On the very first Tuesday of New Student Orientation, also fondly known as “NSO,” I walk into classroom F65 with a mix of emotions—extremely anxious, nervous and excited to meet my fellow “yennies.” Ever since then, my cohort has been my prime source of support, friends and fun. The Wharton undergraduate cohort system is often compared to the House Cup that exists within the Harry Potter Realm. Although there are many similarities between the House Cup and cohorts, the cohort system still retains its own uniquely special touch.
To start off, the incoming Wharton freshman class of approximately 500 students is divided into nine groups of approximately 60 students. These nine groups, each named after a currency, ranging from dollar and euro to yen and yuan, are the cohorts. Starting from my very first week at Penn during orientation and throughout the course of my first semester, I got to meet and bond with my fellow cohort members through a broad range of experiences and events. From Tuesday Takeover and the Amazing Cohort Race, to Cohort Thanksgiving and Winter Whartonland, I have made some of my closest friends at Penn and Wharton through the cohort system. Whether it was cheering on one of my teammates as he stuffed a cheesesteak down in 10 seconds and dunked his face into a plate of chocolate pudding to find a gummy bear, or carving cohort-themed pumpkins and building technology-themed gingerbread houses, the cohort system gave me numerous opportunities to interact and bond with my classmates and older cohort members outside of the traditional classroom setting.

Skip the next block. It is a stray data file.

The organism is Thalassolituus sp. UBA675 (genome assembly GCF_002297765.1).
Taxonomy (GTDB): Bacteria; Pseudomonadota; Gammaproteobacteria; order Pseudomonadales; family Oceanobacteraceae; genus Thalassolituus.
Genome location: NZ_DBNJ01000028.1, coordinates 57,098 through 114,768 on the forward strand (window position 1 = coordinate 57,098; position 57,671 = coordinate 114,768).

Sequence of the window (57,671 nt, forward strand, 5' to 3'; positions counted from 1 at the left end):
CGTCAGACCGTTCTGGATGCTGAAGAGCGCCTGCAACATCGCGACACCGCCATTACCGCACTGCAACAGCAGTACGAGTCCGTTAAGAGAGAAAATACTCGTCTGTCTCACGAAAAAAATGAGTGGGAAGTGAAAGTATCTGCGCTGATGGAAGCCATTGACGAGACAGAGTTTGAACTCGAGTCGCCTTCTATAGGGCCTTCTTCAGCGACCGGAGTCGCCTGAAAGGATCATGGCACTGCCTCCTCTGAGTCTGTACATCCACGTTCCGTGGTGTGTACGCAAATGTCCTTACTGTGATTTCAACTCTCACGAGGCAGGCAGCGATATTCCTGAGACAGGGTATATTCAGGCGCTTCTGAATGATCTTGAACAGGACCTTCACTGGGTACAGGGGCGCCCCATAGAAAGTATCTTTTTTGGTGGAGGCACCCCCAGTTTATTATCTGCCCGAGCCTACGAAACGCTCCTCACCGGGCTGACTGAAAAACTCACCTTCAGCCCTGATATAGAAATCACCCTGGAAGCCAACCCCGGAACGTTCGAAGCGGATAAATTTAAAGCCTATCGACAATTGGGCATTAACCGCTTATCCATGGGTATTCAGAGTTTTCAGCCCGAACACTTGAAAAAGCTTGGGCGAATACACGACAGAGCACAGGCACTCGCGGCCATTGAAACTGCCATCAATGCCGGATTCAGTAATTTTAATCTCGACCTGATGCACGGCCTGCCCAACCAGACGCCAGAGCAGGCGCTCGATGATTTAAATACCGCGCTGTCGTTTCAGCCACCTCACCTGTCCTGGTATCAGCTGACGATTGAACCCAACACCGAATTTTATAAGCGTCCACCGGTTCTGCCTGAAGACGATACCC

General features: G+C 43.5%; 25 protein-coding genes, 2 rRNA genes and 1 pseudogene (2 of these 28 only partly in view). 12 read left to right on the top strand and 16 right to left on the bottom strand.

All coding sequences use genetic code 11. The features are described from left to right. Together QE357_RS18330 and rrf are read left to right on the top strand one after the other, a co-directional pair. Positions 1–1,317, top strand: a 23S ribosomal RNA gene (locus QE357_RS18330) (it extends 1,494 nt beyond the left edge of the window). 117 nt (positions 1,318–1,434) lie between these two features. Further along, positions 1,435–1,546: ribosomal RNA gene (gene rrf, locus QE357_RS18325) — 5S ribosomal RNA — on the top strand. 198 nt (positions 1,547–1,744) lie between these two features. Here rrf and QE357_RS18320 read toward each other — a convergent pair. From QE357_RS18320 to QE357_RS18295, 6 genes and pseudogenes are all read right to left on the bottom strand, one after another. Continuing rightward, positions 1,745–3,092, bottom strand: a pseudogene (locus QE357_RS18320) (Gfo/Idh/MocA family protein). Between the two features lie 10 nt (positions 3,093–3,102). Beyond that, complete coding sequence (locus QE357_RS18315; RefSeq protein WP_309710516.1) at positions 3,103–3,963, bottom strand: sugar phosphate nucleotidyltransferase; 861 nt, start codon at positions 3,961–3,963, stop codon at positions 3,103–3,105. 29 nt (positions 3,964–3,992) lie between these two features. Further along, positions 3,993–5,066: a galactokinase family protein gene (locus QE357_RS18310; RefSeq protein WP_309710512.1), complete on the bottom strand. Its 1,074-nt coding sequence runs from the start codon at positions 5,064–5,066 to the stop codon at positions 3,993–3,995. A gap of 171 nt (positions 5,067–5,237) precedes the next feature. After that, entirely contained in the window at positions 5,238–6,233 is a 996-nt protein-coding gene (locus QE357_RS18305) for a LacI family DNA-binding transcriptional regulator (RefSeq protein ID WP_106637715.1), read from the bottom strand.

Most importantly, my cohort has served, and will continue to serve as an extensive network of support. Not only did I walk into a classroom of familiar, smiling and supportive faces every Tuesday and Thursday during Management 100 class and presentations, but also I gained an entire group of friends, peers and upperclassmen who are constantly willing to be there for their fellow cohort members—whether it be advice on classes to take or the best eats around campus.